Tell us a bit about yourself.
I am an artist who resides in Portland, Oregon. For several years, my focus has been painting. A few years ago, my son needed a little chair to sit in, so I made him one from one of my used skateboards. Shortly after that, I began Board Games to help support my “at home daddy” lifestyle. I’ve always worked creatively for or with children, so toy-making seemed like a natural progression. Because I love skateboarding and have trouble throwing things away, making toys from recycled skateboards made sense. I even use old grip tape as sandpaper.
Apart from creating things, what do you do?
I draw and paint, write songs and play drums in a rock band (as well as a “kindie” rock band). I skate whenever I can, but I mostly play with my 3-year-old son. Wait, all that stuff is pretty creative. I’m not sure what else I do.
What would be the title of your memoir? Why?
Keep It Simple. I tend to make things more complicated than they need to be because I secretly enjoy the challenge. However, no matter how complicated a task seems, it can always be broken down into simpler parts. I’m constantly reminding myself of that. It’s my internal loop.
Where does your inspiration come from?
I wish I knew; I would go there and swim in it. As it is, I collect drops of inspiration from just about anywhere. You know how dew settles on everything? I’m out there with a sponge.
What does handmade mean to you?
In college, I had a job drawing artifacts for archaeologists. Oftentimes I would see a person’s fingerprint in some 2000-year-old piece of pottery. It would blow me away every time, and I would put my finger in the same place as theirs had been. To me, handmade describes the connection you feel when observing something crafted by another human. Whether it’s a physical object or simply an experience, you recognize their unique mark. I don’t get that connection with mass-produced things.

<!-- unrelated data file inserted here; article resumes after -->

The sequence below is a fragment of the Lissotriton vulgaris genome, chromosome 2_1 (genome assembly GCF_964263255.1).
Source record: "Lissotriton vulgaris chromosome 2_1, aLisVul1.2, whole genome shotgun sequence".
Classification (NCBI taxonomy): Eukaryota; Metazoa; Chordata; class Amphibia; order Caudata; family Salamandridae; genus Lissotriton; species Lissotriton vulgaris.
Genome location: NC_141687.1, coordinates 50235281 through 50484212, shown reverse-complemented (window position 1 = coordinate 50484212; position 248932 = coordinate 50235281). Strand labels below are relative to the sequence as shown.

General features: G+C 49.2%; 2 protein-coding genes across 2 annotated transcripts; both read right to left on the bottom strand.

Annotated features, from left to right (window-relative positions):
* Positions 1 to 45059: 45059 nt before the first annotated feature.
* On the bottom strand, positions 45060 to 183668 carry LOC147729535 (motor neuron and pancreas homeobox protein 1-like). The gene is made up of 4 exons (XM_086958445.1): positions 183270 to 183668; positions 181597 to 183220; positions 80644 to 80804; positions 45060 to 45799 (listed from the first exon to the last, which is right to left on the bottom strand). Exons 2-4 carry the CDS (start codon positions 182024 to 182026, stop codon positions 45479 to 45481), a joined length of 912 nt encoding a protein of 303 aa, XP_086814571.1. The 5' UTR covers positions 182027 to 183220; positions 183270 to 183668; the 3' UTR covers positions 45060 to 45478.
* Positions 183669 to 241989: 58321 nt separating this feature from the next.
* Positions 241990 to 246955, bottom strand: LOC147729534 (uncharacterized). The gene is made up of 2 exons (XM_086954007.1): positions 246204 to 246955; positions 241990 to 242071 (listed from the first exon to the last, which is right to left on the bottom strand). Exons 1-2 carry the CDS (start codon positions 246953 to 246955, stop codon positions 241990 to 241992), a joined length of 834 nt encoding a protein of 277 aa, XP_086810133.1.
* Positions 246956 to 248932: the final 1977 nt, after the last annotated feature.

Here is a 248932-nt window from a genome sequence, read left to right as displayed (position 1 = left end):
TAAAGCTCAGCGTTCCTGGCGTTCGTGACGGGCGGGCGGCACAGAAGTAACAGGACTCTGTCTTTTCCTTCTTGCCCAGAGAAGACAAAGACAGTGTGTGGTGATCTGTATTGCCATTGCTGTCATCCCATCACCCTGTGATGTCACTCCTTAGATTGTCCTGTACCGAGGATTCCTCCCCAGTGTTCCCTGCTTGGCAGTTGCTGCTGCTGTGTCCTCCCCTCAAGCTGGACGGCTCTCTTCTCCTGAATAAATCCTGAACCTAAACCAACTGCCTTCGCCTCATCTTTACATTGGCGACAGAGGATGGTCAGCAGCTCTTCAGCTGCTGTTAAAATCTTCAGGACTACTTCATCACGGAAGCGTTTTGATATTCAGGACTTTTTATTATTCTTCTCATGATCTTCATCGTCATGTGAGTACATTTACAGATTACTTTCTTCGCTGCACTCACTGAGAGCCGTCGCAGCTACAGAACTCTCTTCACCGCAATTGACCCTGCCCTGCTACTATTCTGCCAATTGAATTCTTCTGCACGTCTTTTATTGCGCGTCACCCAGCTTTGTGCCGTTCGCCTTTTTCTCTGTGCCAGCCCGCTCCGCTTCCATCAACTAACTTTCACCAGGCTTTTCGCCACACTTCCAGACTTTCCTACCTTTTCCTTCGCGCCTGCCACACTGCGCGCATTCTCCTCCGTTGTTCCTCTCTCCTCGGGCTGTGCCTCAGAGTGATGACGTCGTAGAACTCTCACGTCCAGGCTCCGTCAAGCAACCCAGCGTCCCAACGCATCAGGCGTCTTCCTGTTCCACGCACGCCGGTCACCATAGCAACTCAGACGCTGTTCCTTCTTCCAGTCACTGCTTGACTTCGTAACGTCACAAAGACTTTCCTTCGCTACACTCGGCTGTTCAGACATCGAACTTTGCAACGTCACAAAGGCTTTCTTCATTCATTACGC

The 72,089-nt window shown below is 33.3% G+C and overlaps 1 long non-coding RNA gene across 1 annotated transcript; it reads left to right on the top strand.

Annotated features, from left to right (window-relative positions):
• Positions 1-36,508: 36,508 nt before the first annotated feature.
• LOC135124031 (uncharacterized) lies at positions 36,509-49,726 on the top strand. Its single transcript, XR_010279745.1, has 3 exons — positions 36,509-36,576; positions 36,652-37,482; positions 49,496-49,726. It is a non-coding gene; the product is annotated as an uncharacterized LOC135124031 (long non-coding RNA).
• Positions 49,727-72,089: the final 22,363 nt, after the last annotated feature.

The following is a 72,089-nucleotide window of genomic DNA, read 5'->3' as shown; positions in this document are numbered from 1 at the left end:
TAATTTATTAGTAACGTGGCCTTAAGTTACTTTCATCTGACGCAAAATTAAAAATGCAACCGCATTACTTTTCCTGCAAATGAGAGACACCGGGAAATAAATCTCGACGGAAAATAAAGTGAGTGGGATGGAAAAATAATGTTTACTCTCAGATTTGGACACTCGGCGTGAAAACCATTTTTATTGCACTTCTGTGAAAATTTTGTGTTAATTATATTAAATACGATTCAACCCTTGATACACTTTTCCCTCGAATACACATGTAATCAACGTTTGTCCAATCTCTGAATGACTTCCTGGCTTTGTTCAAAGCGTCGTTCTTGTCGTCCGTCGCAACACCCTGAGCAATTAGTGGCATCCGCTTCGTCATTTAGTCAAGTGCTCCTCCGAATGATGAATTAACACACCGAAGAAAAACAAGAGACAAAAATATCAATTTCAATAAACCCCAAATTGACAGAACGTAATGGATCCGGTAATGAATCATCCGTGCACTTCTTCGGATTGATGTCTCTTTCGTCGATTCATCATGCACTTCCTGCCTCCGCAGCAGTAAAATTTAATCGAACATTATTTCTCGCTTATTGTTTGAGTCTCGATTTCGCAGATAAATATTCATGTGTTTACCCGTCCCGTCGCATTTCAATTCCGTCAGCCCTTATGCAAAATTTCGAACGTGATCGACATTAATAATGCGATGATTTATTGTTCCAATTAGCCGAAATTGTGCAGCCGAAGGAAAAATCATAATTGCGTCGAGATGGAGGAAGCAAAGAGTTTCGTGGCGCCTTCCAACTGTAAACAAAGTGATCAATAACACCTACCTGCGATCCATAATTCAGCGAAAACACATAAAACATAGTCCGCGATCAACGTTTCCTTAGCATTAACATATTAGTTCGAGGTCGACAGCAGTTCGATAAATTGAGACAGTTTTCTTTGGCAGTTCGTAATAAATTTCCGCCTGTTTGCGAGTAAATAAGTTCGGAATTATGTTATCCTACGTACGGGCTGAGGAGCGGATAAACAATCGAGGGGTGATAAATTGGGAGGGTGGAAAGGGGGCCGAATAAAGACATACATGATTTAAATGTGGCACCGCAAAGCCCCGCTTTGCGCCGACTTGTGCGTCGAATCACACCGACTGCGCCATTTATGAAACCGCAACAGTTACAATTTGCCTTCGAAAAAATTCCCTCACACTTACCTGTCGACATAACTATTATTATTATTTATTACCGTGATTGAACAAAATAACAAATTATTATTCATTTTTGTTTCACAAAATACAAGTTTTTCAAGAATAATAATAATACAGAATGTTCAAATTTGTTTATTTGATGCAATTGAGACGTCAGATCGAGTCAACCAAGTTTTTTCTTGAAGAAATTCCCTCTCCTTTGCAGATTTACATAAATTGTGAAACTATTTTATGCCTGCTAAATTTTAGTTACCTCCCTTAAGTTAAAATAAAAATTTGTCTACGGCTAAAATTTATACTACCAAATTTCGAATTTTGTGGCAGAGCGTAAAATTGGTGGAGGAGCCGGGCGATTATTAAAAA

Who has been most influential in your craft?
My son, Rocket.
When did you know you were an artist/maker?
I remember drawing a big picture of the Mayflower with tiny stick Pilgrims when I was in kindergarten. It was the first time I remember being proud of something I made. I wish I could still draw like that.
How would you describe your creative process?
When you work with recycled materials, you do a lot of tinkering. It’s very frustrating but also a lot of fun.
If you could peek inside the studio of any artist, designer or craftsman (dead or alive), who would it be?
Alexander Calder. That’s a man who never stopped playing.
How do you get out of your creative ruts?
I think some ideas need to ferment longer than others. If something is not working out, I’ll put it in a dark place for a while. Usually when I come back to it, I know right away if it’s worth pursuing.
Where would you like to be in ten years?
In a canoe on a lazy river.